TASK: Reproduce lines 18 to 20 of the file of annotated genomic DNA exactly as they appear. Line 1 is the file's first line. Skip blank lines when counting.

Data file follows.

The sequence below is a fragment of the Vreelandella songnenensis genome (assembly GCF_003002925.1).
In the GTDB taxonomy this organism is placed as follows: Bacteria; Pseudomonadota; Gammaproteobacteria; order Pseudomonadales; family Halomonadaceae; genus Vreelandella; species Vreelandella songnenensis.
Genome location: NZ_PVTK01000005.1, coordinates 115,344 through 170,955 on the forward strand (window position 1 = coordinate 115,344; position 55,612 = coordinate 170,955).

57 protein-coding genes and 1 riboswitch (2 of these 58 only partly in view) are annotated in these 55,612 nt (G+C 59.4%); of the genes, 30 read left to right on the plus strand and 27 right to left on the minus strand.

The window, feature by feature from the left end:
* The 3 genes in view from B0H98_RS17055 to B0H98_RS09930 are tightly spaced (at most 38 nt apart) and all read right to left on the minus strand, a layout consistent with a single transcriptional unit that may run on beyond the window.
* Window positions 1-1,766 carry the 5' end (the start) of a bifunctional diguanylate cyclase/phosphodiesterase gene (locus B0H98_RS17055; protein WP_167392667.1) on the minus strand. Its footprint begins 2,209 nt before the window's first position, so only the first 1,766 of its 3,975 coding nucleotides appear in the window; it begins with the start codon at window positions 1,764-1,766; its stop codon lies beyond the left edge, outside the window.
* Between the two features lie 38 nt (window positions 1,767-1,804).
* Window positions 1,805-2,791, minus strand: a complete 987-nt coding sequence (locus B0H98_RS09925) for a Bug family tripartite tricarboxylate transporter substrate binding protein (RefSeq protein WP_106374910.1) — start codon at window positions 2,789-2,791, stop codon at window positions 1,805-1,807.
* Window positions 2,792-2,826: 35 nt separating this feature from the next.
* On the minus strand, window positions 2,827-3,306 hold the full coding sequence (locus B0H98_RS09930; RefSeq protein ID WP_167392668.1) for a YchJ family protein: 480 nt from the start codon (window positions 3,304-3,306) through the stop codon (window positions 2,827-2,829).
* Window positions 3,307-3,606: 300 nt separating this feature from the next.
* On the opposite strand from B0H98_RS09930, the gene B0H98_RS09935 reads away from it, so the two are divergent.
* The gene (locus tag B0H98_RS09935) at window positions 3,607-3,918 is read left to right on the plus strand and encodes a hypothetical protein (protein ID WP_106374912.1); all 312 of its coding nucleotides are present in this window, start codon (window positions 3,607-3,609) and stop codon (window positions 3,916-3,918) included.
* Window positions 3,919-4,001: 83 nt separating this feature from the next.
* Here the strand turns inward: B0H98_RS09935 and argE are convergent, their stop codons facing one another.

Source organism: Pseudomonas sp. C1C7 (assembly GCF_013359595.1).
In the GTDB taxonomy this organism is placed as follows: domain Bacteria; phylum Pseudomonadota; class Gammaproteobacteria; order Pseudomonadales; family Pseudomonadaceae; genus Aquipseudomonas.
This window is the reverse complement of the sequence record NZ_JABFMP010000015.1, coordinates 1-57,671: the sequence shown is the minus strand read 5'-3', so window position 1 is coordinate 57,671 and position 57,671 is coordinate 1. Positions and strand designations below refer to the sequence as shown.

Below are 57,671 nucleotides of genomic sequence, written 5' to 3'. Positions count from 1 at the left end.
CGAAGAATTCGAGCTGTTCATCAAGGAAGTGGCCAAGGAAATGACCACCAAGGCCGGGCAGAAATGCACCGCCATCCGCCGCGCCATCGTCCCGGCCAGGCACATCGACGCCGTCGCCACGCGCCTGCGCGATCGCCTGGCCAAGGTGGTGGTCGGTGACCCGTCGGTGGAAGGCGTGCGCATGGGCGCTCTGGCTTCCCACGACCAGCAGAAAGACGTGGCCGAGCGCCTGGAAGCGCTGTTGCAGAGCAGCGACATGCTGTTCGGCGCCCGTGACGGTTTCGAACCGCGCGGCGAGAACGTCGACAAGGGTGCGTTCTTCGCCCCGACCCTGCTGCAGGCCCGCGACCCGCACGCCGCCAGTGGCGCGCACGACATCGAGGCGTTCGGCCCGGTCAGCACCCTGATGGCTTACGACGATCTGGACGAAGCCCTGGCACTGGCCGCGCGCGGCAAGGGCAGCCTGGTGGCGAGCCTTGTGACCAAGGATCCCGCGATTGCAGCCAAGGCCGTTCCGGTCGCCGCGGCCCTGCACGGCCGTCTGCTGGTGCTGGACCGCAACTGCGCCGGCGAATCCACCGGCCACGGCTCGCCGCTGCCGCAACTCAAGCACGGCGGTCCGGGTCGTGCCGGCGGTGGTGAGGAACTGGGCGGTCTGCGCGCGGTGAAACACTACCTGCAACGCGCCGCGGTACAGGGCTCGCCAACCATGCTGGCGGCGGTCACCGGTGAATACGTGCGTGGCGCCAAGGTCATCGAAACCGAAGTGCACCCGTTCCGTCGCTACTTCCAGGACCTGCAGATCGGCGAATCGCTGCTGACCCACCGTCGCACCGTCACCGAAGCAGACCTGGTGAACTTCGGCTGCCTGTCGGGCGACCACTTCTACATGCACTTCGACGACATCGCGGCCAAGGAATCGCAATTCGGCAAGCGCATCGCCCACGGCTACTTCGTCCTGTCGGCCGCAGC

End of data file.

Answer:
In the GTDB taxonomy this organism is placed as follows: domain Bacteria; phylum Pseudomonadota; class Gammaproteobacteria; order Pseudomonadales; family Pseudomonadaceae; genus Aquipseudomonas.
This window is the reverse complement of the sequence record NZ_JABFMP010000015.1, coordinates 1-57,671: the sequence shown is the minus strand read 5'-3', so window position 1 is coordinate 57,671 and position 57,671 is coordinate 1. Positions and strand designations below refer to the sequence as shown.

Below are 57,671 nucleotides of genomic sequence, written 5' to 3'. Positions count from 1 at the left end.